A fraudster posing as a 17-year-old 3D artist cranked rug pull during the pre-sale of the NFT collection. The attacker managed to collect more than $140,000 in cryptocurrency equivalent, after which he disappeared along with the money.
As part of an NFT project called Iconics, a man who identified himself as a young 3D artist announced his intention to create 8,000 non-fungible tokens. All of them were supposed to be 3D renders of unique busts, 14 of which he even showed on his personal Discord channel, ostensibly to confirm his intentions. However, hardly anyone could have guessed what exactly the “creator” was up to.
Before hiding the entire volume of virtual sculptures, the author announced a pre-sale in the amount of 2,000 NFT at a price of 0.5 SOL. The total income from the sale was 1,000 Solana tokens, equivalent to more than $142,000 at the current exchange rate on the Huobi crypto exchange. That said, the community was very enthusiastic about the idea, snapping up a preliminary batch of 2,000 NFT shortly after the start of the sale.
After a while, when customers were supposed to receive the non-fungible tokens they had purchased, they were surprised to find assemblies of... random emojis. Of course, these weren't some smileys he had drawn. The scammer collected emoji sets and sent them to those who purchased one of the 2,000 NFTs. Some even bought 10-15 tokens at once, hoping to get their own collection of 3D art. Now, these members of the crypto community are laughing off on Twitter that they are looking for someone who wants to purchase a “unique portion of emoji” with Solana tokens.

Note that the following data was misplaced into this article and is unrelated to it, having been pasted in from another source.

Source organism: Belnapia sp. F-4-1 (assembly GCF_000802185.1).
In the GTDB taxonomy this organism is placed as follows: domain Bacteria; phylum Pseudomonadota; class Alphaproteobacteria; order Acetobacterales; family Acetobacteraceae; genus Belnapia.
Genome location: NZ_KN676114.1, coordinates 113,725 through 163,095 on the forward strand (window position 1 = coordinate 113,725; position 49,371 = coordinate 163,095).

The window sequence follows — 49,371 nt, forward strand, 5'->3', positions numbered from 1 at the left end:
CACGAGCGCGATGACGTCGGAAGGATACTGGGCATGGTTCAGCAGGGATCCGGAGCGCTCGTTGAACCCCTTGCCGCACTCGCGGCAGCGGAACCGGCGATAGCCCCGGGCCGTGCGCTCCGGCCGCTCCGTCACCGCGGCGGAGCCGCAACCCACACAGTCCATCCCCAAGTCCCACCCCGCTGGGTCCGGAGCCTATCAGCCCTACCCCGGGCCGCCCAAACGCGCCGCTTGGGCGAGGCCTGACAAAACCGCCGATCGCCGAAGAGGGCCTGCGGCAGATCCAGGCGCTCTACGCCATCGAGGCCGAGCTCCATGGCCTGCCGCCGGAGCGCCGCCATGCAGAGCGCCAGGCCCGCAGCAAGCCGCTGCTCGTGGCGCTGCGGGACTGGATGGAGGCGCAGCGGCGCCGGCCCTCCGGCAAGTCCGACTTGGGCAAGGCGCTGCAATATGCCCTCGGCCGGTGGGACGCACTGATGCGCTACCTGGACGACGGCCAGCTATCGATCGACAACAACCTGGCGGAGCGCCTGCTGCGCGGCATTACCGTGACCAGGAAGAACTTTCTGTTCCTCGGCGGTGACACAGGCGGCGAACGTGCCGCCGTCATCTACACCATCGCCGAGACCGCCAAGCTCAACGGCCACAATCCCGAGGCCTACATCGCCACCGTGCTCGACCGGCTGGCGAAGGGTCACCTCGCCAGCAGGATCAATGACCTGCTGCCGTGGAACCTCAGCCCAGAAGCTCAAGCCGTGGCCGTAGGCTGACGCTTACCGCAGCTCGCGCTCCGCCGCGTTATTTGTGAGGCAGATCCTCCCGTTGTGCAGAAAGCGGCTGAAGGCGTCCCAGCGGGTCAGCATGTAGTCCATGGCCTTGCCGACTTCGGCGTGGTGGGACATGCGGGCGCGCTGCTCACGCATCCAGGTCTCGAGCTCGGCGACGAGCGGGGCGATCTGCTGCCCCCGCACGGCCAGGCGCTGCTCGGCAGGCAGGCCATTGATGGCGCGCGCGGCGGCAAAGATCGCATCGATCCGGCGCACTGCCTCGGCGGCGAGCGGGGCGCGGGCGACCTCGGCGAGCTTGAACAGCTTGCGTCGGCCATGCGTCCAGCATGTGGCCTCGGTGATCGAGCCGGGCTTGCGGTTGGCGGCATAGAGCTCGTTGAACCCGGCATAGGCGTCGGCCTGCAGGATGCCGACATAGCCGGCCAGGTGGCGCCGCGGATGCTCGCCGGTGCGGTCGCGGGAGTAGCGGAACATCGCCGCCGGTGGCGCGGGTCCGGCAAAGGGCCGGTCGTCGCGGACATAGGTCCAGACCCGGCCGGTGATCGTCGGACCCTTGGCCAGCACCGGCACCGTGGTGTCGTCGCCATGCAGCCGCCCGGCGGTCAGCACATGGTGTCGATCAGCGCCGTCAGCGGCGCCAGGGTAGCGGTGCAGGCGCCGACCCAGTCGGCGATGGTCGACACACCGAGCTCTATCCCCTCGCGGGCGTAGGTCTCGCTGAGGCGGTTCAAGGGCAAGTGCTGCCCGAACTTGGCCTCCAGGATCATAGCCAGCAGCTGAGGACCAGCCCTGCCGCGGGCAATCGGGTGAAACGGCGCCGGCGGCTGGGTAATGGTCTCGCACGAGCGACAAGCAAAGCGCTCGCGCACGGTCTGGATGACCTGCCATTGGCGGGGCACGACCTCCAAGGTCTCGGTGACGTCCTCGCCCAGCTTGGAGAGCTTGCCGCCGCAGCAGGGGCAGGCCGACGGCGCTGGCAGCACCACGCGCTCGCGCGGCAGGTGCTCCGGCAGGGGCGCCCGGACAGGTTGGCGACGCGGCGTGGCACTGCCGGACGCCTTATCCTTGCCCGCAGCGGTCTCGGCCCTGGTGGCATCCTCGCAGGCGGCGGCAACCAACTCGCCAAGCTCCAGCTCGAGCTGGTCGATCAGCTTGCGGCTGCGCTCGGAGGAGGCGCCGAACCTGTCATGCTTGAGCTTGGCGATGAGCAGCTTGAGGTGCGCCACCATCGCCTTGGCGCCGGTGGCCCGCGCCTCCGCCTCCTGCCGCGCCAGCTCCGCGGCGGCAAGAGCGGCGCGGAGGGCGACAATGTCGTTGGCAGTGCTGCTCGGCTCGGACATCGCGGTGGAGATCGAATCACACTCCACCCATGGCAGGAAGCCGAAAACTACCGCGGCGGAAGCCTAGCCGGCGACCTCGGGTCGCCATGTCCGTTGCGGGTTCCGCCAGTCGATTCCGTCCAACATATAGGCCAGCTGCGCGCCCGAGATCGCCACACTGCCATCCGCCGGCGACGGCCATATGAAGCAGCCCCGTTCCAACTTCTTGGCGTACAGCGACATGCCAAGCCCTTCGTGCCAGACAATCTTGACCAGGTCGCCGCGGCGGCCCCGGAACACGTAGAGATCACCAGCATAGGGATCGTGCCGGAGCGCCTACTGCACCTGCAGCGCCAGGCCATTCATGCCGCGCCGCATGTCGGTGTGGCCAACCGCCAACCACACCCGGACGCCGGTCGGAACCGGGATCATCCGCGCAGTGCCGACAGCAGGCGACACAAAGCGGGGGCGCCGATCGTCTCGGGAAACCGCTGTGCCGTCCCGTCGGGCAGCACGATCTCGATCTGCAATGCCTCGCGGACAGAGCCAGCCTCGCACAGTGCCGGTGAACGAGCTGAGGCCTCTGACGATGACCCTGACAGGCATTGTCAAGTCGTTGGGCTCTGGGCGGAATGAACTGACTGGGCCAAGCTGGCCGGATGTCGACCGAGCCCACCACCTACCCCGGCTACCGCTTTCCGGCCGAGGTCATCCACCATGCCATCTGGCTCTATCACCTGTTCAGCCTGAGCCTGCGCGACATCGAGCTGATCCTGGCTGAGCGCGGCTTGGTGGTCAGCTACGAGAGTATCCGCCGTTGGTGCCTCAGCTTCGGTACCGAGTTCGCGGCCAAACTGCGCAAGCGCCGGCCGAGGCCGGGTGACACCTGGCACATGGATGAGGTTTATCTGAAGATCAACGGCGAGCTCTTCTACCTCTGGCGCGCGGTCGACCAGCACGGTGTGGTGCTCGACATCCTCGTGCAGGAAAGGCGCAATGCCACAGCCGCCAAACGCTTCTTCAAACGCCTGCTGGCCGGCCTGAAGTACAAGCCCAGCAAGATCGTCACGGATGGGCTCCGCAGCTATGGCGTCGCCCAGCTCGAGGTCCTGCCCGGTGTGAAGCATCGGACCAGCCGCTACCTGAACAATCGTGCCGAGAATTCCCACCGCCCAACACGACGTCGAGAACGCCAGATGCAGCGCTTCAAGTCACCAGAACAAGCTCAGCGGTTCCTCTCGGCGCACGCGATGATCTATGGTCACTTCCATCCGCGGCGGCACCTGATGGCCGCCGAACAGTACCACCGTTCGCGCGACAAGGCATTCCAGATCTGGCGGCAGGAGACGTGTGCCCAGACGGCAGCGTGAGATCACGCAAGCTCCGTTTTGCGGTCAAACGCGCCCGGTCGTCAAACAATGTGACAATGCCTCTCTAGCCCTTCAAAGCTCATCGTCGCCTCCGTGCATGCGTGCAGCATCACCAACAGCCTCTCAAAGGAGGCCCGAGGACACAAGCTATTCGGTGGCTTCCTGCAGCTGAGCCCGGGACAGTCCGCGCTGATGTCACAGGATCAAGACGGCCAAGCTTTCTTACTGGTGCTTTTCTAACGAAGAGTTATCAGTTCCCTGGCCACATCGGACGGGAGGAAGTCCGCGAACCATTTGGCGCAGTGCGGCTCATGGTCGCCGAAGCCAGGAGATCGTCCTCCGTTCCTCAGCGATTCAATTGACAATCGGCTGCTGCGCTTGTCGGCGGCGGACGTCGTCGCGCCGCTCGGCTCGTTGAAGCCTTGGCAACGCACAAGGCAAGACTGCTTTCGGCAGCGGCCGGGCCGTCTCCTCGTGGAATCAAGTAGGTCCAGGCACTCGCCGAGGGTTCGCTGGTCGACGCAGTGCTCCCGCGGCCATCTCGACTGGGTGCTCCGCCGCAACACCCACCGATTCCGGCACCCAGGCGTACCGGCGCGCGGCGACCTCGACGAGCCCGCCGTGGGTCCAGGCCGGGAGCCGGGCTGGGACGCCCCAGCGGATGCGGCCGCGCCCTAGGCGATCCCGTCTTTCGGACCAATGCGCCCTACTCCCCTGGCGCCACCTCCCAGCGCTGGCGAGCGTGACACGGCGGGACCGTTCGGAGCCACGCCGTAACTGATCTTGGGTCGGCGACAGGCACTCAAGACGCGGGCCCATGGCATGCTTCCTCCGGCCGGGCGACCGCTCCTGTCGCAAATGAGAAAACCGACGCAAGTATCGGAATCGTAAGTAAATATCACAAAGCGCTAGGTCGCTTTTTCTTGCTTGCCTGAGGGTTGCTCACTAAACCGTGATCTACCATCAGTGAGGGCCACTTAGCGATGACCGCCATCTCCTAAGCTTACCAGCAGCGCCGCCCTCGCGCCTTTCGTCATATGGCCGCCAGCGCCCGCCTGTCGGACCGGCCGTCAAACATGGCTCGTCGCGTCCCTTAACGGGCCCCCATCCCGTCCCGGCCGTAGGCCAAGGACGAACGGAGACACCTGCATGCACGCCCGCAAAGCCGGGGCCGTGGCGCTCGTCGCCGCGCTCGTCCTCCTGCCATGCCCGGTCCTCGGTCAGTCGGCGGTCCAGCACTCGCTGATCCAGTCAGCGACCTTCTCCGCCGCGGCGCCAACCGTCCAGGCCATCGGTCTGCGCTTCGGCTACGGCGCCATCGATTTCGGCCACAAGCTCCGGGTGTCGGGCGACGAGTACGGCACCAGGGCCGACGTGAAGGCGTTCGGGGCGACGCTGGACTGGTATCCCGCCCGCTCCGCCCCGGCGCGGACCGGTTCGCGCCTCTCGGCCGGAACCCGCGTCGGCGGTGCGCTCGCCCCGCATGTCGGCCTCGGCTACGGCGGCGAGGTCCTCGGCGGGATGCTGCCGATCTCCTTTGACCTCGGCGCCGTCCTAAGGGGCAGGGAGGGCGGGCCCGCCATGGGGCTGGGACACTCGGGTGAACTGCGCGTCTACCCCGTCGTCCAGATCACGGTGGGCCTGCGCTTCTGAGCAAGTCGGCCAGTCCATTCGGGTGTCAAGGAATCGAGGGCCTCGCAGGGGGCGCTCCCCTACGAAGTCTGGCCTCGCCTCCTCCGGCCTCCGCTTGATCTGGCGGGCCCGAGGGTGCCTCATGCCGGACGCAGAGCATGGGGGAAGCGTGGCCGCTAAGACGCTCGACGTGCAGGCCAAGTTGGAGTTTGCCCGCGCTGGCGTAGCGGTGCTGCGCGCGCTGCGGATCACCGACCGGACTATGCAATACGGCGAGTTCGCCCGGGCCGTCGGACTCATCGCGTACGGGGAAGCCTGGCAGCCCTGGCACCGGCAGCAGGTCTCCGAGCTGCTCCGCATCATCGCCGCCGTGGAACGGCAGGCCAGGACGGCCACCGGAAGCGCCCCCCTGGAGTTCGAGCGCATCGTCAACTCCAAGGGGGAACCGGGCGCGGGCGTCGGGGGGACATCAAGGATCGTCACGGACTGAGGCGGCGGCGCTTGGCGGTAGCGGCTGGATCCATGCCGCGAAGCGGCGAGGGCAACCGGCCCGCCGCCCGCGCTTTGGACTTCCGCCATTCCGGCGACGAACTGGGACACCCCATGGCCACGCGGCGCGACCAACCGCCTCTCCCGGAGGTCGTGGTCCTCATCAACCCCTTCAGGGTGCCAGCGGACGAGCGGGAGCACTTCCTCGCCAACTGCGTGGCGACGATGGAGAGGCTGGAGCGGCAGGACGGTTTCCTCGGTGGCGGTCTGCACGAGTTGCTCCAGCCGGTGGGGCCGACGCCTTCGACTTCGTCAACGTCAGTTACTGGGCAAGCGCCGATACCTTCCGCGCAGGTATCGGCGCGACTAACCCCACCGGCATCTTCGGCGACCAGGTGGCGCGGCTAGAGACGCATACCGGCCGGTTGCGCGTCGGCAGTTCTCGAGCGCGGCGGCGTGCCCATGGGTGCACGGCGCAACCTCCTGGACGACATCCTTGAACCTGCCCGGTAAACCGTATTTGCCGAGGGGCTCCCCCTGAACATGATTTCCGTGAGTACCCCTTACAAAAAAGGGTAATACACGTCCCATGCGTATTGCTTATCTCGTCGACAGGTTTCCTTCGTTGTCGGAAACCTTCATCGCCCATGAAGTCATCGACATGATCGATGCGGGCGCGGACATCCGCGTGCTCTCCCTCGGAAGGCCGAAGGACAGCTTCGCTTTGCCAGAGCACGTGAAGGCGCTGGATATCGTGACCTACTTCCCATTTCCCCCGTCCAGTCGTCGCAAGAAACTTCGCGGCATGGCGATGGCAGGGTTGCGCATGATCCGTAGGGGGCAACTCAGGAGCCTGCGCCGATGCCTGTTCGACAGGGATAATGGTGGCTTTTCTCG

The fact that the author of the project made rug pull was among the first to be reported by @SOLBigBrain, who regularly covers new NFT projects on the Solana blockchain. Later, he also posted a link on GitHub with a list of identification numbers mined by the Iconics scam. Representatives of @WaifuDAOSolana, inviting everyone to generate a unique 2D girl for themselves, found out about the incident and said they would give 1,000 Waifu-NFT in an attempt to support deceived investors. To do this, they only need to attach the address of their Phantom cryptocurrency wallet so that they can check it for transactions in favor of Iconics.
The contributors themselves, meanwhile, created a Discord channel to share details of what happened, while other members of the cryptocurrency community advised them to contact the FBI with official complaints.
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